We firmly believe that the least distracting infotainment systems are those controlled via a rotary dial – as with the BMW X5 or Audi Q7, for example - rather than touchscreens.
Volvo has chosen to go down the touchscreen route. Now, as these systems go it has its plus points, such as its large, extremely high-definition 9.0in tablet-style screen. As with all touchscreens, though, the small screen icons are trickier to use on the move than physical buttons or options selected using a dial controller, and with so many operations incorporated into the screen, the Volvo’s menus can be confusing to work through. Familiarity will at least make that last point a less contentious one. It’s also not quite as instantaneous as the best systems out there in responding to your inputs.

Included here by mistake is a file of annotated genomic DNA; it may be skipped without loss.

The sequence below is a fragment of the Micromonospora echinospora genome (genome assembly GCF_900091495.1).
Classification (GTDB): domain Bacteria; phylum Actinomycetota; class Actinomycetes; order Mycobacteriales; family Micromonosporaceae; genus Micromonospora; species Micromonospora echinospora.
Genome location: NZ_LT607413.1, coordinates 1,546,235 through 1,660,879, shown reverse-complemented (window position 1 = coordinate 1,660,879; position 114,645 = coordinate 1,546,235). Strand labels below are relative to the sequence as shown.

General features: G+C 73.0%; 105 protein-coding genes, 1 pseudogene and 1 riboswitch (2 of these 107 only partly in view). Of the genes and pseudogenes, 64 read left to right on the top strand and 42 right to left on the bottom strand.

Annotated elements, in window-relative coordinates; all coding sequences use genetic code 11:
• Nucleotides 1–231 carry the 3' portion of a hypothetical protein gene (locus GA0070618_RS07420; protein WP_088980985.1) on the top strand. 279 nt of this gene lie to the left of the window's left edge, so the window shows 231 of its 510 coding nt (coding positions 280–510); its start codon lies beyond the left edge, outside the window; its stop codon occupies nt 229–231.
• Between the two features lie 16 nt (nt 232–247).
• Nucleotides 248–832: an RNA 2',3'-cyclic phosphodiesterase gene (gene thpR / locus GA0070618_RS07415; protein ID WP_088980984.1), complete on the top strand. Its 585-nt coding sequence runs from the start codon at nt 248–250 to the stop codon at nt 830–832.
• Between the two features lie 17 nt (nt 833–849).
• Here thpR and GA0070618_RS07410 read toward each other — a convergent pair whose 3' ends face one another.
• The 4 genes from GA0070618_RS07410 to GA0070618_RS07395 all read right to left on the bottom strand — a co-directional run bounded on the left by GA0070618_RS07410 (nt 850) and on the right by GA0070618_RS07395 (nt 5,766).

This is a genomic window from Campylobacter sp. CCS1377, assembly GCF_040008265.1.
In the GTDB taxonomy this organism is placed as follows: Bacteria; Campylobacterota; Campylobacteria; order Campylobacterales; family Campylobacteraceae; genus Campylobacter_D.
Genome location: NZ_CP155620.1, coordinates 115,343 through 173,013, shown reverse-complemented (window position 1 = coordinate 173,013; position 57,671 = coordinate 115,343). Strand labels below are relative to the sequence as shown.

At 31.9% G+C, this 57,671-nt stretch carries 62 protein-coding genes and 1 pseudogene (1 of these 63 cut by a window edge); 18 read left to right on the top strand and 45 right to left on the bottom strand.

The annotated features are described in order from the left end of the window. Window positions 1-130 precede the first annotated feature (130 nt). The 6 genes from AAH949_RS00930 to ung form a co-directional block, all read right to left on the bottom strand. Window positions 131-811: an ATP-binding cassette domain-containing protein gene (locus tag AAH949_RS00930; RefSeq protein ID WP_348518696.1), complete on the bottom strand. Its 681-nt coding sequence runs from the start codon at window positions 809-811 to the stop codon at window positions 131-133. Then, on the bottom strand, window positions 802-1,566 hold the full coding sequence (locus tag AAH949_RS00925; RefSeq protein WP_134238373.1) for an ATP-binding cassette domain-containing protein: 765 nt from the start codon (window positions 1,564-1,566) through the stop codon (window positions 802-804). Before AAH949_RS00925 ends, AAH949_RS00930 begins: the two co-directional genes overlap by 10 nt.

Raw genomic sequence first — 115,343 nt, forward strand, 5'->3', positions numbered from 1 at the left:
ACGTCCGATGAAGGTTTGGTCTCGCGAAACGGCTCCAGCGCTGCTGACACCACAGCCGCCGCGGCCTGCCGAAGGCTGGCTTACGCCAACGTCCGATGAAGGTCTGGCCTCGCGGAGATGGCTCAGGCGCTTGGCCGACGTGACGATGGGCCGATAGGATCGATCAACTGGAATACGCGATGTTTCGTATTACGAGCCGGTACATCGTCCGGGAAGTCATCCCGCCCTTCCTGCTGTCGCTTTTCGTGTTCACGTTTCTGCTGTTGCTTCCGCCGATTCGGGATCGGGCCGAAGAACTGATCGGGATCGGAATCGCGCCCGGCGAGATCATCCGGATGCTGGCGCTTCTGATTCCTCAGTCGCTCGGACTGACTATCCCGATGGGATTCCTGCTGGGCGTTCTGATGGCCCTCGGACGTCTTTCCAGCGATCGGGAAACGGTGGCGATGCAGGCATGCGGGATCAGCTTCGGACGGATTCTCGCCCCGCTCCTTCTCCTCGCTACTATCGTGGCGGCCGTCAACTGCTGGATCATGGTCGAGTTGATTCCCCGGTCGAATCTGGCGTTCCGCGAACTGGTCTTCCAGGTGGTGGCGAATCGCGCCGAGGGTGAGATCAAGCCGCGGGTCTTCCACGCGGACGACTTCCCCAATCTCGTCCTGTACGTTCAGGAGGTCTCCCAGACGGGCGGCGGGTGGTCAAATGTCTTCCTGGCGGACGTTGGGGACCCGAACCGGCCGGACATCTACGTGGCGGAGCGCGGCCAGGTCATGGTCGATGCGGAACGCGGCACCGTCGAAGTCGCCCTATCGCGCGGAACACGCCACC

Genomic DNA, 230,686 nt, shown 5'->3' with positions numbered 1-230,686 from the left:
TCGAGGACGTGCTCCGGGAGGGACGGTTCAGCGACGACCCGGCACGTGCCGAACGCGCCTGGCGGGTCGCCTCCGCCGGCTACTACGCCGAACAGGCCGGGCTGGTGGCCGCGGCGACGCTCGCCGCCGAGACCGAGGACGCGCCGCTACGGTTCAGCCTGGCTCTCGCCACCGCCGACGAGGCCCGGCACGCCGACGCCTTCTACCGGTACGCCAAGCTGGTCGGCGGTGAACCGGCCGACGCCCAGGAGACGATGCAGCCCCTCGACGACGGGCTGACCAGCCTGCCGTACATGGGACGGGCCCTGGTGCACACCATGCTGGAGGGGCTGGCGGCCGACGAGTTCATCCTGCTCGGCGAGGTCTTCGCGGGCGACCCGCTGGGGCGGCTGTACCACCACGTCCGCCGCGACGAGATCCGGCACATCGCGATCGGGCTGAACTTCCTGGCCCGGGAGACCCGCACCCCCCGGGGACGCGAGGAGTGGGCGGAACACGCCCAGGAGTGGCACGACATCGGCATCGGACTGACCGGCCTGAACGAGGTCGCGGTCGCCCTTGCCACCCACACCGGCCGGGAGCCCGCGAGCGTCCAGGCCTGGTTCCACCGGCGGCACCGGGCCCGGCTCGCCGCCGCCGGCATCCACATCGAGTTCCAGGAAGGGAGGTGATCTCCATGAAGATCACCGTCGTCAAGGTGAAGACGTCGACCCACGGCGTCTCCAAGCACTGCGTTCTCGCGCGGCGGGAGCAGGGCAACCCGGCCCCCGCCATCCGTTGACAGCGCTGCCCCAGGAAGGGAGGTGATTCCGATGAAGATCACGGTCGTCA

No doubting the fulsome amount of features it offers, though. You get DAB radio, Bluetooth and voice control functionality, while Apple CarPlay and Android Auto, which facilitate using your smartphone’s apps from the screen, are part of a reasonably priced add-on.
A system called Volvo On Call offers on-board Wifi, and you can also download an app to your phone that lets you activate the climate control remotely, so you can get the temperature just right on hot summer afternoons or cold winter mornings, and forward a route map to the sat-nav.
The standard 10-speaker stereo sounds good, but there’s an excellent 18-speaker Bowers and Wilkins hi-fi upgrade, although this will cost you a minor king’s ransom.